Finnish President Accepts Government's Resignation

Finnish President Accepts Government's Resignation

Finnish President Accepts Government's Resignation

The social and healthcare reform, which several governments have tried to implement, will collapse today, and will be moved to the next government. But he insisted that Finland "needs a reform", indicating the issue is likely to play a large role in elections and the next government's mandate.

Juha Sipila has been the country's prime minister since 2015 after forming a three-party governing coalition with two other right-leaning parties, including the small populist Blue Reform Party, a group that was once part of the eurosceptic True Finns but split up amid divisions over immigration policies.

Sipila, who came to power in May 2015, will continue to serve as prime minister "until a new government has been appointed", said Päivi Anttikoski, a government spokeswoman. "I am a man of principle and in politics you have to carry responsibility", Sipila told reporters, adding: "I am taking my share of responsibility".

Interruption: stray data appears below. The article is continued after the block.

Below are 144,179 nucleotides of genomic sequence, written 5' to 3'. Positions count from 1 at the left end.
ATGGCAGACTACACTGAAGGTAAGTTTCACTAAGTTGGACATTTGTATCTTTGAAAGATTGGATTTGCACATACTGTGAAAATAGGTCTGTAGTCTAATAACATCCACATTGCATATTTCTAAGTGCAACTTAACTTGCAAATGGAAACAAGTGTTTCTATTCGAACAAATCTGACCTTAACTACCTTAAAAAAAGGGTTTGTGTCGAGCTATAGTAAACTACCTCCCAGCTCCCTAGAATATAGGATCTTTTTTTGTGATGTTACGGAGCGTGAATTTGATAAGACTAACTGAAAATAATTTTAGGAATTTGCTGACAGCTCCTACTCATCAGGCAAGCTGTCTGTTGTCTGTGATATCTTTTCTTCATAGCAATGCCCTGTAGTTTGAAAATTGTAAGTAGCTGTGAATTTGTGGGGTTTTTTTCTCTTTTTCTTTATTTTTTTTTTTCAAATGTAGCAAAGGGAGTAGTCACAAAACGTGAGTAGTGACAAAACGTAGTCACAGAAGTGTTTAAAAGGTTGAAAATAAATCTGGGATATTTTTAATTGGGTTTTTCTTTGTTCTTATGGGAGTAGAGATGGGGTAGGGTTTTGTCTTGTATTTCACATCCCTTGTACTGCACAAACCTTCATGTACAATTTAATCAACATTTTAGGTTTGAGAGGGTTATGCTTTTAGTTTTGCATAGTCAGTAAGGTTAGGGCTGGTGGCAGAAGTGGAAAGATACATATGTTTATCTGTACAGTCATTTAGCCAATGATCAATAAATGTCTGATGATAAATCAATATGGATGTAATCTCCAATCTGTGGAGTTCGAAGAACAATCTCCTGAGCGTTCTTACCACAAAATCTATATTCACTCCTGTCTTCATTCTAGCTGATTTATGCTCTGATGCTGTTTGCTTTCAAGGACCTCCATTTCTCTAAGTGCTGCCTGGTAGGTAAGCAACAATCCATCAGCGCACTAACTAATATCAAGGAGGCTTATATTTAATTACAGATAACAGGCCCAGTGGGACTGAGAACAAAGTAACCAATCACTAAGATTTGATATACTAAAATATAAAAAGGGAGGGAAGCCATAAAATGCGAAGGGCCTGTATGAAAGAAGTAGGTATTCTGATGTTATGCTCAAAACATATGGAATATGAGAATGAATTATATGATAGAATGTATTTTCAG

Finnish President Sauli Niinisto accepted the resignation of the government led by centrist Prime Minister Juha Sipila, national broadcaster Yle reported.

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Friday's decision comes weeks before Finland holds parliamentary elections on April 14 to renew Finland's 200-seat Eduskunta assembly.

Finland's centre-right government has collapsed one month before parliamentary elections after the failure of a reform of its health and social care systems that has been in the works for more than a decade.

Speaking at a press conference, Sipila said health care had been one of his government's main goals and that he was "hugely disappointed".

This reform could have taken the annual growth of social and health care costs between 2019 and 2029 to 0.9% down from the current 2.4% which made the Opposition to launch an onslaught on the government over the failure. The government's resignation would not change the timetable for next month's elections, the justice ministry said.

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